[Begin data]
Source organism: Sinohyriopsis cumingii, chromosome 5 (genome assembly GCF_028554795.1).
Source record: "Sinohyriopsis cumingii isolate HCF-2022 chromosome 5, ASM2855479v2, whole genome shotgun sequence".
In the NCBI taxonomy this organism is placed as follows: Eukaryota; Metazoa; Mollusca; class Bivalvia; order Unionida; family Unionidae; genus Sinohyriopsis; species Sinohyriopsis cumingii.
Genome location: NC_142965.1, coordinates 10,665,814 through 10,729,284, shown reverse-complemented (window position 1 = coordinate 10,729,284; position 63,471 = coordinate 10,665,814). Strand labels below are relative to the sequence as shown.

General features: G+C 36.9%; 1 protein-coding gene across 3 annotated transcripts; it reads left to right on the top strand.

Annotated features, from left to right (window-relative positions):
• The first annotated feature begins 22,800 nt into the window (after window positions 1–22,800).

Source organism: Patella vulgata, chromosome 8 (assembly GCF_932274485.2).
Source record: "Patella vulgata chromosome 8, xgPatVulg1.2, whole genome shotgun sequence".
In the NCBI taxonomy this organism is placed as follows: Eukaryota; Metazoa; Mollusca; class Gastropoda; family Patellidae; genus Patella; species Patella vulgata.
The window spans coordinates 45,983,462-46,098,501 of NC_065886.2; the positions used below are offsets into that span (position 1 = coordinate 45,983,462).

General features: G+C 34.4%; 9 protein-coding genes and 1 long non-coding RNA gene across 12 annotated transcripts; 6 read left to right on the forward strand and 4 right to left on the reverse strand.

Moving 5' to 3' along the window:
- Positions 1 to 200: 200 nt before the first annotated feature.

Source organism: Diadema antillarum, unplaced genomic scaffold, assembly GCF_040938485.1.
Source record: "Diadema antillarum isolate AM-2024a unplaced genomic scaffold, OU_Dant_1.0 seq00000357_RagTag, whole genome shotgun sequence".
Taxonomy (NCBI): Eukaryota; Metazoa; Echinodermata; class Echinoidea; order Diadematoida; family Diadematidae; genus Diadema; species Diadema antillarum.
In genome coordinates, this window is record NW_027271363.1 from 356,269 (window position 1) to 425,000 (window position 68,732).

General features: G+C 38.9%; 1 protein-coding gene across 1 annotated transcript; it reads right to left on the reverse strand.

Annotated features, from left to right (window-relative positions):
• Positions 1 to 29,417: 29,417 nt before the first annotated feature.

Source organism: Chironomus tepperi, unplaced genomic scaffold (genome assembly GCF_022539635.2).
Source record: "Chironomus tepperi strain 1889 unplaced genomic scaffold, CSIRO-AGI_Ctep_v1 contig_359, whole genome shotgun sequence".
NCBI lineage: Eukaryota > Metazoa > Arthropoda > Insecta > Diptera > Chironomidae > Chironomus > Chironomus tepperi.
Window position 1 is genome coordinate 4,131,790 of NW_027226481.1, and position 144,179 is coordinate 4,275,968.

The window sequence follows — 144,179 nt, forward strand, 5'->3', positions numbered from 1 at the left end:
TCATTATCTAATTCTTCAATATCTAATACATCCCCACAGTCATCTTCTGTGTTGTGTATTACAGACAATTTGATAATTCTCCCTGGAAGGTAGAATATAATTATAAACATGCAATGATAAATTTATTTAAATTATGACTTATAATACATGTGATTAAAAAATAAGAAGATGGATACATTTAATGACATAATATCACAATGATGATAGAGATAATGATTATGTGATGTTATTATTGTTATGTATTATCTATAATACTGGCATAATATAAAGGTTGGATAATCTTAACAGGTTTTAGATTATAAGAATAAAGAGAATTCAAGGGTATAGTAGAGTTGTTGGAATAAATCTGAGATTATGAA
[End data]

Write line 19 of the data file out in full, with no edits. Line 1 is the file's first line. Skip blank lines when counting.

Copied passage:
General features: G+C 38.9%; 1 protein-coding gene across 1 annotated transcript; it reads right to left on the reverse strand.